# How to calculate $\int_{0}^{4} \sqrt{\frac{t+4}{t}}dt$?

I need help with this problem. I'm calculating the length of the smooth simple arc of the portion of the parabola $$y^2=16x$$ which lies between the lines $$x=0$$ and $$x=4$$.

So I first parametrized the function like this: $$t=x\Rightarrow y=\pm\sqrt{16t}$$, thus $$f(t)=(t, \pm\sqrt{16t})$$. I first started with the positive square root. I calculated the derivative and the norm of the derivative: $$f'(t)=(1,\frac{2}{\sqrt{t}})$$ and $$\Vert f'(t)\Vert=\sqrt{1^2+(\frac{2}{\sqrt{t}})^2}=\sqrt{\frac{t+4}{t}}$$. After that, I used the formula of the length:$$l(t)=\int_{0}^{4} \sqrt{\frac{t+4}{t}}dt$$ the problem is that I don't know how to integrate that. Please help me.

Try $$t = u^2$$. Following that, try $$u=2\sinh x$$.

More detailed solution:

Substitute $$t = u^2$$, note that $$\mathrm{d}t = 2u\ \mathrm{d}u$$:

$$\displaystyle \int \sqrt{\frac{t+4}{t}}\ \mathrm{d}t = \int \sqrt{\frac{u^2+4}{u^2}}\cdot 2u\ \mathrm{d}u = 2\int\sqrt{u^2+4}\ \mathrm{d}u$$

Second substitution, $$u = 2\sinh x$$, note that $$\mathrm{d}u = 2\cosh x \ \mathrm{d}x$$:

$$\displaystyle 2\int\sqrt{u^2+4}\ \mathrm{d}u = 2\int \sqrt{4(\sinh^2 x + 1)}\cdot 2 \cosh x \ \mathrm{d}x = 4\int 2\cosh^2x \ \mathrm{d}x = 4\int (\cosh 2x + 1) \ \mathrm{d}x =4(\frac 12 \sinh 2x + x) + c = 2\sinh 2x + 4x + c$$

and you can either work out the new bounds (easier) or try to express that in terms of the original variables (a little harder, but with the application of identities like $$\displaystyle \sinh 2x = 2\sinh x \cosh x = 2\sinh x \sqrt{1+ \sinh^2 x}$$, not that difficult.

• For $t=u^2$ I ended up with $\int \frac{\sqrt{u^2+4}}{u}2du$. Then I did $u=2\sinh x$ as you said and I enden up with $\int \frac{\sqrt{4\sinh^2 x+4}}{2\sinh x}\cdot 2(2\cosh x dx)$, am I correct? What should I do next? – davidllerenav Mar 6 at 23:08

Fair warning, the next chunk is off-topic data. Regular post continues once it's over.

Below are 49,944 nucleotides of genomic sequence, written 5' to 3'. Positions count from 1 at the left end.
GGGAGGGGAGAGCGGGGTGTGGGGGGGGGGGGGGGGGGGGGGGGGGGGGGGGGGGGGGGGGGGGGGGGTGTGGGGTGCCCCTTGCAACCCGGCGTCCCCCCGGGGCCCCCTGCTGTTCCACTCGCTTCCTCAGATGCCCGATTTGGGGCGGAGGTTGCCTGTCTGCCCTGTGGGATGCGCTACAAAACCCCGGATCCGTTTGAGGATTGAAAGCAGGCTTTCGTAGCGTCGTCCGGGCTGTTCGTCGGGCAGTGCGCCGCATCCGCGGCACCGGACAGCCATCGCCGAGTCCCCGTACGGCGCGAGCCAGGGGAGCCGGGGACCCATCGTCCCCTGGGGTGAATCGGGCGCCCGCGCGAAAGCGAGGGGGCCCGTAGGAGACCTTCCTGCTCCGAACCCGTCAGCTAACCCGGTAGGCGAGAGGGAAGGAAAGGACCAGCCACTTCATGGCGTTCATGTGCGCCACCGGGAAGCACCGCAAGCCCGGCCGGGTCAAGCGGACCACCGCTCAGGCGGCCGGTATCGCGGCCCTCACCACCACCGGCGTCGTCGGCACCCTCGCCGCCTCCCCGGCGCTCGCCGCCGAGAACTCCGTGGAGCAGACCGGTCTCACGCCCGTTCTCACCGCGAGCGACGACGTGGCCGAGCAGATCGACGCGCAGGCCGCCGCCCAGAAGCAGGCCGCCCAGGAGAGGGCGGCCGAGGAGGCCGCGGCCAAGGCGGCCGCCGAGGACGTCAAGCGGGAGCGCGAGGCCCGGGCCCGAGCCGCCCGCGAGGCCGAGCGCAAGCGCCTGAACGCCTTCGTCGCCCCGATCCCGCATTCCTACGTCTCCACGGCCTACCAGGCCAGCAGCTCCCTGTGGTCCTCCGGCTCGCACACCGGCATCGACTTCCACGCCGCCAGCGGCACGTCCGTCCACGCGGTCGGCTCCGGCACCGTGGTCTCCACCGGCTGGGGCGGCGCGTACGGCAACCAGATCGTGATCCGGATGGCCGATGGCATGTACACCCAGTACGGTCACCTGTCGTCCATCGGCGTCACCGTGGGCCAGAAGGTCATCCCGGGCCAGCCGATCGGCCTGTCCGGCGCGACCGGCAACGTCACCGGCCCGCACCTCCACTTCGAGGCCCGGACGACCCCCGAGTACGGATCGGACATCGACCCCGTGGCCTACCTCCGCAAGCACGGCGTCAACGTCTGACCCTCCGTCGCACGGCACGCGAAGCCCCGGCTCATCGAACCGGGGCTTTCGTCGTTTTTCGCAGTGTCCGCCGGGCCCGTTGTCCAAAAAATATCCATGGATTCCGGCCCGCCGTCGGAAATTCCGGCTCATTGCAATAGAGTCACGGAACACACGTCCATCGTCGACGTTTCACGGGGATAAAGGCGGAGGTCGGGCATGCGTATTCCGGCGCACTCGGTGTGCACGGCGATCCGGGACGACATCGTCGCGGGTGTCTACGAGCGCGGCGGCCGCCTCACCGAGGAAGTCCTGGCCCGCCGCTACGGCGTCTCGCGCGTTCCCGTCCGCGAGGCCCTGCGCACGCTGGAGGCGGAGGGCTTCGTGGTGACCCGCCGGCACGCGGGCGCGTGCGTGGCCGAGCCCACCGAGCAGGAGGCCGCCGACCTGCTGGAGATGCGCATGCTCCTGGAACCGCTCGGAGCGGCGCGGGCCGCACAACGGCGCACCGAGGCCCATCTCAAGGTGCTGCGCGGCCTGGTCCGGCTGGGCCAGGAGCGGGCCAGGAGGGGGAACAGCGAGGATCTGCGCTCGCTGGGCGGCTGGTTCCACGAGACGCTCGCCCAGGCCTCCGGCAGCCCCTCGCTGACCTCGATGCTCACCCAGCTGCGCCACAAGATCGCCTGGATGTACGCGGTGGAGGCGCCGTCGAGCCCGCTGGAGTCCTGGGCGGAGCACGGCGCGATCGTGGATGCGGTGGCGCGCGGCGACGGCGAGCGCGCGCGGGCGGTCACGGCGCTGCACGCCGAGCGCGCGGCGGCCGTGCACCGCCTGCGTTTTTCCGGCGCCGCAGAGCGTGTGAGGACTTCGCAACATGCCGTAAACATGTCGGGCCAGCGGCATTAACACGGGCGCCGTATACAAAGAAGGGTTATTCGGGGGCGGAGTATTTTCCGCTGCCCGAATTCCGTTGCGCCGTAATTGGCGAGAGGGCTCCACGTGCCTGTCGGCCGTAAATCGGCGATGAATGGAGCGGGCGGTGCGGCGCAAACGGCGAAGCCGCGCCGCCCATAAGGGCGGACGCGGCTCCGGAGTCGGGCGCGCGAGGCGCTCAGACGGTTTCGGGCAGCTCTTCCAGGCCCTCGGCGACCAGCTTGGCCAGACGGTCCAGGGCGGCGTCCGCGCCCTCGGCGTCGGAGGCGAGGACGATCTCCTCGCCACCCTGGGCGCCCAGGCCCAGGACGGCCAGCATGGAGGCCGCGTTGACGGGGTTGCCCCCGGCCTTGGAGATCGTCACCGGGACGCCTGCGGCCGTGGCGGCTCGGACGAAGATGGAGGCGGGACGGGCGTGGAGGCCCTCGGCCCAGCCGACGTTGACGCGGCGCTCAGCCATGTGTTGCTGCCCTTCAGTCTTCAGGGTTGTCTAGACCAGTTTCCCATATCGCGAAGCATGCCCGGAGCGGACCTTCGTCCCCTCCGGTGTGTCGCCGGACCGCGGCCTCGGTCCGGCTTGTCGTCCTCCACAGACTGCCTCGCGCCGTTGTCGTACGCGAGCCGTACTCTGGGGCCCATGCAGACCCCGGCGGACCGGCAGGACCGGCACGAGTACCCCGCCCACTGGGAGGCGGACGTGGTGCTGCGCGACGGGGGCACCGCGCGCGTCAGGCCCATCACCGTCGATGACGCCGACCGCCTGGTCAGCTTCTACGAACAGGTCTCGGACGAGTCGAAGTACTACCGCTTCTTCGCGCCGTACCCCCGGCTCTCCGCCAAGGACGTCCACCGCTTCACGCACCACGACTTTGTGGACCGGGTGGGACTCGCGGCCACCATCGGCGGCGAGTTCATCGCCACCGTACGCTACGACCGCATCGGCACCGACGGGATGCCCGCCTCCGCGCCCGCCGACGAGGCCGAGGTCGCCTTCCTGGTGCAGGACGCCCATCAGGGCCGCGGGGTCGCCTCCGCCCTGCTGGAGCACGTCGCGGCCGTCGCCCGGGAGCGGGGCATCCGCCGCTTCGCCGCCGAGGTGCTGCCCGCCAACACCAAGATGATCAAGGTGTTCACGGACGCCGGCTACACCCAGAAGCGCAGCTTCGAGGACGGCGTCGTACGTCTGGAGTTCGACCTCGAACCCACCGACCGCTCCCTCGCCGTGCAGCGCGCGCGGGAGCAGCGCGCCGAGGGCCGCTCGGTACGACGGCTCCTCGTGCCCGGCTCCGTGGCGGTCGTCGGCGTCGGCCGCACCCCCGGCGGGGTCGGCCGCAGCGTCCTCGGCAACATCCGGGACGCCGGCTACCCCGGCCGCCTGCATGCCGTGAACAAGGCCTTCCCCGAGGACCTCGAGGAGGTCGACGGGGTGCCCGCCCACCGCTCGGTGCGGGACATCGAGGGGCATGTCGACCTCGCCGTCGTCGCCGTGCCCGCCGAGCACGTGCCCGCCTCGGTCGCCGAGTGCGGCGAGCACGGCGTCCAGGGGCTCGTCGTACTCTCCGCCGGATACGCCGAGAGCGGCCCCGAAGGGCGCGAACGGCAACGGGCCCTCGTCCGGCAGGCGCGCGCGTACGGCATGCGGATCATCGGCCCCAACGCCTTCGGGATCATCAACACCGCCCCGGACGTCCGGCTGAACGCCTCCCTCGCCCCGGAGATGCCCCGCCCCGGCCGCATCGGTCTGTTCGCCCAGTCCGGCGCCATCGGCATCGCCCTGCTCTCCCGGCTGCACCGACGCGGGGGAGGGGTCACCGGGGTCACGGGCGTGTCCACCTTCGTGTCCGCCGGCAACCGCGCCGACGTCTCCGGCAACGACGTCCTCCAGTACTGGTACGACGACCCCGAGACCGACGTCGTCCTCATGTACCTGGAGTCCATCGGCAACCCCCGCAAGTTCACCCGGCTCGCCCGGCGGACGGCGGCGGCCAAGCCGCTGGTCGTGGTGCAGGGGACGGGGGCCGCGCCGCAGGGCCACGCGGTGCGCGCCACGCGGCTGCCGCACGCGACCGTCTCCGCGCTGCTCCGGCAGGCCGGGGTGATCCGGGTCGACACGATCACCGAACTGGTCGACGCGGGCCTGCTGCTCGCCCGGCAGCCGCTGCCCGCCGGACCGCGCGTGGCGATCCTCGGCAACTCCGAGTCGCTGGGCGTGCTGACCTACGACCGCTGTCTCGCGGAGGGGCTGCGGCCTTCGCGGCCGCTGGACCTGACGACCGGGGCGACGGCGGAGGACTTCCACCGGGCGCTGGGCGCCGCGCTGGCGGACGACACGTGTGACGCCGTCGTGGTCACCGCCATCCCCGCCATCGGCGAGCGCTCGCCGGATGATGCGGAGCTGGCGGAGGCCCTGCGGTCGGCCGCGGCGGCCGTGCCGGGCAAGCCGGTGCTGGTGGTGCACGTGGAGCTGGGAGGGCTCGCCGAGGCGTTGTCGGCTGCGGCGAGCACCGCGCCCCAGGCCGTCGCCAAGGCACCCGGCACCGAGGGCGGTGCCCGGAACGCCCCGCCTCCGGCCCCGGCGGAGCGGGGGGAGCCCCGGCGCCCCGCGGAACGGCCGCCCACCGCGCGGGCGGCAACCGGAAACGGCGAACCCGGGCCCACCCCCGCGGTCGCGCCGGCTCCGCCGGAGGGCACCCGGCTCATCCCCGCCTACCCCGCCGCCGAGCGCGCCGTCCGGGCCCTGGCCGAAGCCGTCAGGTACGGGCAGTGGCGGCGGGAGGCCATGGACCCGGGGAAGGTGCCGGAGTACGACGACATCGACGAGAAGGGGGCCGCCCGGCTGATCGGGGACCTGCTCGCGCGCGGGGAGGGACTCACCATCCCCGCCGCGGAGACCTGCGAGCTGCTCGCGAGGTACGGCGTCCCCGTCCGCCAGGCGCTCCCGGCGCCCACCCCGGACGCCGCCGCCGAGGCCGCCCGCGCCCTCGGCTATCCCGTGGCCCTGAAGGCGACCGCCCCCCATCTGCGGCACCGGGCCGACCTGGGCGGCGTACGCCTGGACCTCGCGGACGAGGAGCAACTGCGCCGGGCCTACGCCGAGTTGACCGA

• @davidllerenav For $t = u^2$, don't forget $dt = 2udu$. Doesn't the denominator cancel out? – Deepak Mar 7 at 1:03
• I've edited my answer to be more detailed, I didn't have the time before. – Deepak Mar 7 at 1:15
• @davidllerenav I had made a numerical error in my sub earlier (wrote $4$ instead of $2$). All fixed now. I've verified this answer by working out the definite integral numerically and comparing the value I got. Spot on. – Deepak Mar 7 at 7:01
• Ok, thank you. Why the answer According to my book is $2\sqrt{2}+2\log(\sqrt{2}+1)$? – davidllerenav Mar 7 at 7:22

For this kind of integral (rational function of $$t$$ and and the square root of a homographic function in $$t$$), the standard substitution is $$u=\sqrt{\frac{t+4}t}\iff u^2 =\frac{t+4}t,\quad u\ge 0,$$ to obtain the integral of a rational function in $$u$$; which one decomposes into partial fractions.

• Then du=$-\frac{2}{t^2\sqr{\frac{t+4}{t}}}dt$? – davidllerenav Mar 7 at 0:42
• It's simpler than that: express $t$ in function of $u$, and calculate $\mathrm dt$ in function of $\mathrm d u$ (and $u$, of course). – Bernard Mar 7 at 0:56

You can also set $$u = 1+\frac4t$$ to obtain $$\int_0^4 \sqrt{1+\frac4t}\,dt = \begin{bmatrix} u = 1+\frac4t \\ du = -4(u-1)^2\,dt \end{bmatrix} = \int_{2}^\infty \frac{\sqrt{u}}{4(u-1)^2}\,du$$ You can decompose the latter function as $$\frac{\sqrt{u}}{4(u-1)^2} = \frac1{16}\left(\frac1{(\sqrt{u}-1)^2}-\frac1{(\sqrt{u}+1)^2}\right)$$ Then notice that $$\int \frac{du}{(\sqrt{u}\pm1)^2} = \begin{bmatrix} z = \sqrt{u}\pm 1 \\ du = 2(z\mp 1)\,dz \end{bmatrix} = \int \frac{2(z\mp 1)}{z^2}\,dz$$ which should be solvable.

Hint

$$\dfrac4t=\cot^2u\iff t=?,0\le u\le\dfrac\pi4$$